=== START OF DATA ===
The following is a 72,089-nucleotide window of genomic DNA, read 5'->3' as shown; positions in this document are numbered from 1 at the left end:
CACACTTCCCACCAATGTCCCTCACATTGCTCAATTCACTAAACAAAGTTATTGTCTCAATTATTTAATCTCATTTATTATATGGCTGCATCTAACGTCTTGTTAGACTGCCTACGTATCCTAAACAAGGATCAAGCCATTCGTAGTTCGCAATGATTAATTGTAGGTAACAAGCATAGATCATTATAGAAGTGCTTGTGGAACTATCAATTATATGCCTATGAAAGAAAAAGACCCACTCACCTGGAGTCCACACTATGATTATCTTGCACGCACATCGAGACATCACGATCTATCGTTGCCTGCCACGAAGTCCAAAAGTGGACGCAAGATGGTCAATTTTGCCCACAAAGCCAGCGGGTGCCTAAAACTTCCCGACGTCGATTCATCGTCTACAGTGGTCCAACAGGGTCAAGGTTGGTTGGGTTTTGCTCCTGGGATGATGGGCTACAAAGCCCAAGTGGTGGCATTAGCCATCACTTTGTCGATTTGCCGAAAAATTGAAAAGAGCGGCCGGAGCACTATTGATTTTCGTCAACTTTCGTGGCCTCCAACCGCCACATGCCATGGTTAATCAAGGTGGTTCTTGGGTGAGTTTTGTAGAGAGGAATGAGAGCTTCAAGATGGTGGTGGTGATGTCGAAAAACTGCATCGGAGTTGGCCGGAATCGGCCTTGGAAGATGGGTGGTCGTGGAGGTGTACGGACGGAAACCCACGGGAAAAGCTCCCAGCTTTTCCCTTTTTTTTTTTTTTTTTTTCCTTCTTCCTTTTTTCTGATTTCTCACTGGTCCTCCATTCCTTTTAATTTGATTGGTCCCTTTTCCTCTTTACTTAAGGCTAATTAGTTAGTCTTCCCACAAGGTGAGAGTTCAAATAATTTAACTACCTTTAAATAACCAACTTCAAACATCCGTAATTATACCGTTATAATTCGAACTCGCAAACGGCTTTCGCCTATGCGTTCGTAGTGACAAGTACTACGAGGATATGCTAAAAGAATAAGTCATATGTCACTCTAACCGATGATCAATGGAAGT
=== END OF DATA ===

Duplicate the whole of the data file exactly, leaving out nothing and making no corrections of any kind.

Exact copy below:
The following is a 72,089-nucleotide window of genomic DNA, read 5'->3' as shown; positions in this document are numbered from 1 at the left end:
CACACTTCCCACCAATGTCCCTCACATTGCTCAATTCACTAAACAAAGTTATTGTCTCAATTATTTAATCTCATTTATTATATGGCTGCATCTAACGTCTTGTTAGACTGCCTACGTATCCTAAACAAGGATCAAGCCATTCGTAGTTCGCAATGATTAATTGTAGGTAACAAGCATAGATCATTATAGAAGTGCTTGTGGAACTATCAATTATATGCCTATGAAAGAAAAAGACCCACTCACCTGGAGTCCACACTATGATTATCTTGCACGCACATCGAGACATCACGATCTATCGTTGCCTGCCACGAAGTCCAAAAGTGGACGCAAGATGGTCAATTTTGCCCACAAAGCCAGCGGGTGCCTAAAACTTCCCGACGTCGATTCATCGTCTACAGTGGTCCAACAGGGTCAAGGTTGGTTGGGTTTTGCTCCTGGGATGATGGGCTACAAAGCCCAAGTGGTGGCATTAGCCATCACTTTGTCGATTTGCCGAAAAATTGAAAAGAGCGGCCGGAGCACTATTGATTTTCGTCAACTTTCGTGGCCTCCAACCGCCACATGCCATGGTTAATCAAGGTGGTTCTTGGGTGAGTTTTGTAGAGAGGAATGAGAGCTTCAAGATGGTGGTGGTGATGTCGAAAAACTGCATCGGAGTTGGCCGGAATCGGCCTTGGAAGATGGGTGGTCGTGGAGGTGTACGGACGGAAACCCACGGGAAAAGCTCCCAGCTTTTCCCTTTTTTTTTTTTTTTTTTTCCTTCTTCCTTTTTTCTGATTTCTCACTGGTCCTCCATTCCTTTTAATTTGATTGGTCCCTTTTCCTCTTTACTTAAGGCTAATTAGTTAGTCTTCCCACAAGGTGAGAGTTCAAATAATTTAACTACCTTTAAATAACCAACTTCAAACATCCGTAATTATACCGTTATAATTCGAACTCGCAAACGGCTTTCGCCTATGCGTTCGTAGTGACAAGTACTACGAGGATATGCTAAAAGAATAAGTCATATGTCACTCTAACCGATGATCAATGGAAGT